Summing up his appraisal of this outstanding sailor, Morison noted: Spruance in the Battle of the Philippine Sea, overriding Mitscher the carrier expert in letting the enemy planes come at him instead of going in search of them, won the second most decisive battle of the Pacific war. And, off Okinawa, Spruance never faltered in face of the destruction wrought by the kamikazes. It is regrettable that, owing to Spruance’s innate modesty and his refusal to create an image of himself in the public eye, he was never properly appreciated.
Spruance had earned a restful retirement at his home in Pebble Beach, Calif., 125 miles south of San Francisco, with his wife, son and daughter. But his service was not yet finished. President Harry S. Truman appointed him ambassador to the Philippines in January 1952, and he served until March 1955. Then it was back to Pebble Beach.
Spruance was an active man who thought nothing of walking eight or 10 miles a day. In the course of a two-hour interview, he stood or walked about all the time–not restlessly, but slowly and deliberately. He was fond of symphonic music, and his tastes were generally simple. He never smoked and drank little. He enjoyed hot chocolate and would make it for himself every morning. Besides his family, he loved the companionship of his pet schnauzer, Peter. Fit and spare in his 70s, Spruance spent most of his retirement days wearing old khakis and work shoes and working in his garden and greenhouse. He loved to show them to visitors.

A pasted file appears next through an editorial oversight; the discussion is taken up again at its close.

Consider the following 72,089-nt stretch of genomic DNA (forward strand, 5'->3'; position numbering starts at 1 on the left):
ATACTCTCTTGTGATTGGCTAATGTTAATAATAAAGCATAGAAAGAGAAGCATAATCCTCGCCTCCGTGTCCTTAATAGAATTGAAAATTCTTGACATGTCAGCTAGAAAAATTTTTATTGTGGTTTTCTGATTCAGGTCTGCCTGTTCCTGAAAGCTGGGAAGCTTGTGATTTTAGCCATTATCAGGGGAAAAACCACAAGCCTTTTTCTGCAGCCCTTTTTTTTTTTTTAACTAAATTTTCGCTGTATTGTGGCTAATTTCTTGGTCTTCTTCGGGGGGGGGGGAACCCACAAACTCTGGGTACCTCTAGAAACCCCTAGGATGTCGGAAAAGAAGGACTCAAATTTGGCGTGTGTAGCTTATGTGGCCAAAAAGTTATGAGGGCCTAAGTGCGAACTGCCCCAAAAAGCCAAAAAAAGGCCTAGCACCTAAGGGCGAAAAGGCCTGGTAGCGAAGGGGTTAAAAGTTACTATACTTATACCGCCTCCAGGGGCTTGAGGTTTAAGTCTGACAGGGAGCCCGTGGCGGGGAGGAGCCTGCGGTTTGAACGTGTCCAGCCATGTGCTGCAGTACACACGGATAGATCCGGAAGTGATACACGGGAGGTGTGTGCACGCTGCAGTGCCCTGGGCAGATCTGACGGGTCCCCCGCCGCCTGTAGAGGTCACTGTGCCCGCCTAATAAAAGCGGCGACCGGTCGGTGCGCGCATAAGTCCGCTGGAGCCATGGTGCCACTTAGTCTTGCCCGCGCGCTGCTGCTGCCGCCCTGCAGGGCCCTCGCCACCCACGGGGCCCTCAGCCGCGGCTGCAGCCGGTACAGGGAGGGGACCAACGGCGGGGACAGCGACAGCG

Spruance became a shadowy sort of legend in the Navy. His achievements were well-known, but the man himself was a mystery. He did not discuss his private life, feelings, prejudices, hopes or fears, except perhaps with his family and his closest friends.
He was uniquely modest and candid about himself all his life. When I look at myself objectively, he wrote in retirement, I think that what success I may have achieved through life is largely due to the fact that I am a good judge of men. I am lazy, and I never have done things myself that I could get someone to do for me. I can thank heredity for a sound constitution, and myself for taking care of that constitution. About his intellect he was equally unpretentious: Some people believe that when I am quiet that I am thinking some deep and important thoughts, when the fact is that I am thinking of nothing at all. My mind is blank.
He lived quietly at Pebble Beach until December 13, 1969, when he died of arteriosclerosis at the age of 83. He was survived by his wife and a daughter, Mrs. Gerald S. Bogart of Newport, R.I. His only son, Navy Captain Edward D. Spruance, who served for 30 years, was killed in a car accident in Marin County, Calif., in May 1969.
Admiral Spruance was buried with full honors alongside Admirals Nimitz and Kelly Turner in a military cemetery overlooking San Francisco Bay. The Navy honored Spruance by giving his name to a new class of 30 destroyers, the first of which, USS Spruance, was launched in 1973. An academic building at the Naval War College was also named for him.
This article was written by Michael D. Hull and originally appeared in the May 1998 issue of World War II magazine. For more great articles subscribe to World War II magazine today!